Signs That Say Your Therapist Sucks Part 2: Rescuing

 

        I wanted to start this blog by addressing a point that I did not discuss in Part 1 of this series. Therapists make mistakes which is different from a therapist being bad at their craft. No therapist is perfect and mistakes will be made regardless of experience. The key difference between a therapist making mistakes and being bad at the craft of therapy is consistently making the same mistakes. 

        I will start by describing what rescuing is and the reason why this occurs during sessions. When a therapist rescues a client they are disrupting a process a client is going through. The goal of the therapist is to save the client from themselves and stop the emotions the client is experiencing. More often than not the therapist is trying to rescue themselves from the situation. The therapist will become uncomfortable to the point of wanting to escape and instead of leaving the client, they will interrupt what is currently happening. One way a therapist will intervene is by changing the topic of discussion when the client is experiencing difficult emotions. There are many different ways a therapist can rescue a client but the end goal is the same, to stop what is happening in front of them.

Why Rescue?

        There are various reasons why therapists rescue clients. One is a lack of confidence the therapist is experiencing. The therapist can lack confidence that he/she can help the client in the current situation or that the client has the tools and skills necessary to find a solution to their troubles. I have engaged in rescuing clients during the early stages of my career due to a lack of confidence in my ability to help clients. I would intentionally avoid certain topics of discussion or interrupt the client’s experience of certain emotions. This came from my issues in my perception of how capable I am and being able to address my own emotions. If a therapist struggles with allowing sadness to be acknowledged, then they will avoid having the client experience sadness to avoid their own sadness. Rescuing is not always about saving the client from themselves, it often is a way for the therapist to save themselves during a session.

        Another reason therapist rescue clients is to avoid situations that the therapist lacks training or education in. If a client is struggling with more than one issue, which is often the case, the therapist will need to employ various techniques to help the client address their issues to eventually discover solutions. If the therapist is lacking in education, training, or confidence when addressing certain issues, the therapist might rescue the client and interrupt the process so that the therapist can avoid going into uncomfortable situations. The best solution for this for a therapist is to consult other professionals, attend training sessions, and read books on specific topics to fight off the discomfort and minimize rescuing. Granted, not all therapists react to discomfort by rescuing the client, this is merely another example as to why a therapist might rescue a client.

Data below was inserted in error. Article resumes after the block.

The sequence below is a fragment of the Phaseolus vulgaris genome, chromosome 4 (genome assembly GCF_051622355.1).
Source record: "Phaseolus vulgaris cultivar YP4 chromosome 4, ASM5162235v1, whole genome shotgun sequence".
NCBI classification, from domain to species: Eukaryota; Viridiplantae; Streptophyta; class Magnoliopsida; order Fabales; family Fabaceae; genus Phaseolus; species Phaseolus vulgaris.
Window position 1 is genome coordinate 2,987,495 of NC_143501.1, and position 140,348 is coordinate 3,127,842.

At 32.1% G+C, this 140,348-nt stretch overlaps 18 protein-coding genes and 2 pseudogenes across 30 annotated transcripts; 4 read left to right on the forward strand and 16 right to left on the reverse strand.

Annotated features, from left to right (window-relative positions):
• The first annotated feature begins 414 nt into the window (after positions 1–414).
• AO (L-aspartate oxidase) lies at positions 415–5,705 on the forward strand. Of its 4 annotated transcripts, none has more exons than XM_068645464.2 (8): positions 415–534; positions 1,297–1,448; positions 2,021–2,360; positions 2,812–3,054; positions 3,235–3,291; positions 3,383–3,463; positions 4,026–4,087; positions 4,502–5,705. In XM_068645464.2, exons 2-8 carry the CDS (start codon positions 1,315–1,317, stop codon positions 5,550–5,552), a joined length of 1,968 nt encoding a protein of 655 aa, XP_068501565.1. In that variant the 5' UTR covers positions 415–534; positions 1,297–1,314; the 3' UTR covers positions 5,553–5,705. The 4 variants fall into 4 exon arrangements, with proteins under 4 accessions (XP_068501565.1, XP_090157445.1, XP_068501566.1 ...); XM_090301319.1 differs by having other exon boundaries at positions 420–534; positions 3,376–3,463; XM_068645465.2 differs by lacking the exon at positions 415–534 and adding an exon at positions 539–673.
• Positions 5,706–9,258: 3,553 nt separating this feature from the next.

Negative Impact of being Rescued

        Rescuing interrupts a client’s process and therapy in itself is a process of growth and healing. In order to go through this process, clients often have to process uncomfortable memories, thoughts, and emotions. When a therapist rescues a client, they interrupt the therapeutic process. For example, if a client struggles with anger and wishes to be less angry throughout the week, this topic will come up in session and the client will eventually express anger during the session. Should the therapist rescue the client every time anger comes up, the client will not be allowed to process their anger. Without the space to process the anger, the client will not be able to find a solution that will work long term. This will lead to the client feeling stuck and feeling frustrated with the therapeutic process. Over time, the client will stop going to sessions because therapy is not working. However unsettling it can be to experience the therapeutic process, clients must process their thoughts and emotions to allow space for discovering solutions to their problems. 

When to Rescue?

        Rescuing has a time and a place on when it should be engaged with. Crisis counselors are trained for crises such as natural disasters or situations when a person has become an immediate physical threat to themselves or others such as a person calling a suicide hotline. There are various other specific techniques aside from rescuing in these dire situations, however; rescuing can be appropriate during emergencies. One example is people who are survivors of a disaster such as a fire spreading throughout a housing development and people being displaced from their homes. Crisis response counselors are often called in to help people handle any pre-existing mental health conditions but also to mitigate further mental damage and help with starting the recovery process. Some experiences are not always beneficial such as someone in shock after a disaster. Crisis counselors are trained to help people come out of shock so they can return to normal functioning as this will help them process what has happened but also be able to communicate as a person who is currently in shock will have a difficult time answering important questions with clear and coherent answers. 

James Marrugo, MA, NCC, LPCC

 

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6200 S Syracuse Way Ste 260
Greenwood Village, CO 80111

James.Marrugo@MorningCoffeeCounseling.com
720.253.8272

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